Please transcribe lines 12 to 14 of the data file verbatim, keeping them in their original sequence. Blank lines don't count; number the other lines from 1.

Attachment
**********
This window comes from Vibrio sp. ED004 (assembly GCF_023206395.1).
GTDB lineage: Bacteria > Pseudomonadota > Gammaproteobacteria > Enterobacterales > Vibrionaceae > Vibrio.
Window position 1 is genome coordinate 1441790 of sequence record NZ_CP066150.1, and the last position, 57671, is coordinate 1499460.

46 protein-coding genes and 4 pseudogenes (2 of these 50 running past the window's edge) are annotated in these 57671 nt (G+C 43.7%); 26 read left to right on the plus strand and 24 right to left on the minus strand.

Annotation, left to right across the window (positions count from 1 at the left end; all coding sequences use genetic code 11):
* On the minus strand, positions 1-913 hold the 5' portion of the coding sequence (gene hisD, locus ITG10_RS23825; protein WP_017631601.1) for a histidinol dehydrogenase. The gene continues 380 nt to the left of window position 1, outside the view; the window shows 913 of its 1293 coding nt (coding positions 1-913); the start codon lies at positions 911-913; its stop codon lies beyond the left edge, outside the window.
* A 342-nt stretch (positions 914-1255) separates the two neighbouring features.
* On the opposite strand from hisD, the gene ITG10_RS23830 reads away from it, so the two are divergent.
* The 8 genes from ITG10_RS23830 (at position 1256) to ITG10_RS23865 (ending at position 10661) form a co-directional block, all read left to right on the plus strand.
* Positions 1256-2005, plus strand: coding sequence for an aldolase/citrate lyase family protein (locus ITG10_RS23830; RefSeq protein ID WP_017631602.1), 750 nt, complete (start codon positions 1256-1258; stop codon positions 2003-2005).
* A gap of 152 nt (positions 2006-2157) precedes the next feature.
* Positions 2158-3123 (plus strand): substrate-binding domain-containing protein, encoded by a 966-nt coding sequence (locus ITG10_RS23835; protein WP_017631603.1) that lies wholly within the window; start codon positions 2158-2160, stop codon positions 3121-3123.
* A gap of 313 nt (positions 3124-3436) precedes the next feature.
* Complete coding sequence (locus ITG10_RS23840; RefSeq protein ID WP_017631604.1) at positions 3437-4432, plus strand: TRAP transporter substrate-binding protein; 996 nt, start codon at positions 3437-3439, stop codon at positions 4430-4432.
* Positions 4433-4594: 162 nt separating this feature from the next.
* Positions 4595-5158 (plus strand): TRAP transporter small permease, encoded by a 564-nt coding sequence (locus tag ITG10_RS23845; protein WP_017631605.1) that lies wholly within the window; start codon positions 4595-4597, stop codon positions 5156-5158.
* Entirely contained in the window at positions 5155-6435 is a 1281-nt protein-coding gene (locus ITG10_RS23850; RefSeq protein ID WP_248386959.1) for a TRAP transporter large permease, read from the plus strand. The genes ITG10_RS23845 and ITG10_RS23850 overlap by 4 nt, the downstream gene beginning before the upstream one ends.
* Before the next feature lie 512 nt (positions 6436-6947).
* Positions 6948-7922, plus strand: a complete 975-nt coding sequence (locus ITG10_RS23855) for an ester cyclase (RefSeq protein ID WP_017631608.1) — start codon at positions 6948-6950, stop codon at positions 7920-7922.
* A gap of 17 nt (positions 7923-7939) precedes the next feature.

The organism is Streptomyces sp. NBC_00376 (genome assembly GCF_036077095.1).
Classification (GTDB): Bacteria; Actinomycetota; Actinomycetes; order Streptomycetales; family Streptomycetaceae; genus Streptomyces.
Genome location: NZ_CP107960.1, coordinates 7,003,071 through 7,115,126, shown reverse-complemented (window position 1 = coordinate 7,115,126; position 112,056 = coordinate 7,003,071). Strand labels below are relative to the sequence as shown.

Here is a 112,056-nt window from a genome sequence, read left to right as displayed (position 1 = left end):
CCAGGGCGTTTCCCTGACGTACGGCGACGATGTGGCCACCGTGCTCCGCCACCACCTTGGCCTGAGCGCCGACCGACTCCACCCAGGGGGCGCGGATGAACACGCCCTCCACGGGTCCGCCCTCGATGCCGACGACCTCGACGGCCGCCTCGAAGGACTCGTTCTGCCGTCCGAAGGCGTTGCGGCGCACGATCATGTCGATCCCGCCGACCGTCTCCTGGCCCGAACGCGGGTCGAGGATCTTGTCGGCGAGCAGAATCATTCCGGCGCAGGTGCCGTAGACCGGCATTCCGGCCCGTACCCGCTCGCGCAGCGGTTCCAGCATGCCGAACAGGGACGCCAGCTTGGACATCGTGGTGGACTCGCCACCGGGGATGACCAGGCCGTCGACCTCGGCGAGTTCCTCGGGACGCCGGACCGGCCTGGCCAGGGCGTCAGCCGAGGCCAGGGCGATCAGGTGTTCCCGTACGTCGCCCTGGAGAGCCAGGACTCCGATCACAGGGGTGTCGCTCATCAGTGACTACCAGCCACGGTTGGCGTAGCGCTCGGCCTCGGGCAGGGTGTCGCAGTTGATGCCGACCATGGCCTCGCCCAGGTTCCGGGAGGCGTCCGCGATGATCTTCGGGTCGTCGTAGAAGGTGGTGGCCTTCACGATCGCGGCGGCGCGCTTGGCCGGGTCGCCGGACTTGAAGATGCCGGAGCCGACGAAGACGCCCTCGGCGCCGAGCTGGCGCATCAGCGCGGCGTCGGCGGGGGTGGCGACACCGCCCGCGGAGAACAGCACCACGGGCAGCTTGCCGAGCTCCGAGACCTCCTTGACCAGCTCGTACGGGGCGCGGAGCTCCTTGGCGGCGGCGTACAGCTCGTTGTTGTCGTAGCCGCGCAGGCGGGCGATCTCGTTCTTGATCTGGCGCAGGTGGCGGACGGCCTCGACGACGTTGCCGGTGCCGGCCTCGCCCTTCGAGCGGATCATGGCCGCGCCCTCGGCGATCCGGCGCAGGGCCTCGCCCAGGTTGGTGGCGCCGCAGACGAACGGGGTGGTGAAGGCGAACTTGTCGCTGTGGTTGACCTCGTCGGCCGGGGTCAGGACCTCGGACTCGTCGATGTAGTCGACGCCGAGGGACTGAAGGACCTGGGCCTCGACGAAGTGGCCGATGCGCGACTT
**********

* Positions 2158-3123 (plus strand): substrate-binding domain-containing protein, encoded by a 966-nt coding sequence (locus ITG10_RS23835; protein WP_017631603.1) that lies wholly within the window; start codon positions 2158-2160, stop codon positions 3121-3123.
* A gap of 313 nt (positions 3124-3436) precedes the next feature.
* Complete coding sequence (locus ITG10_RS23840; RefSeq protein ID WP_017631604.1) at positions 3437-4432, plus strand: TRAP transporter substrate-binding protein; 996 nt, start codon at positions 3437-3439, stop codon at positions 4430-4432.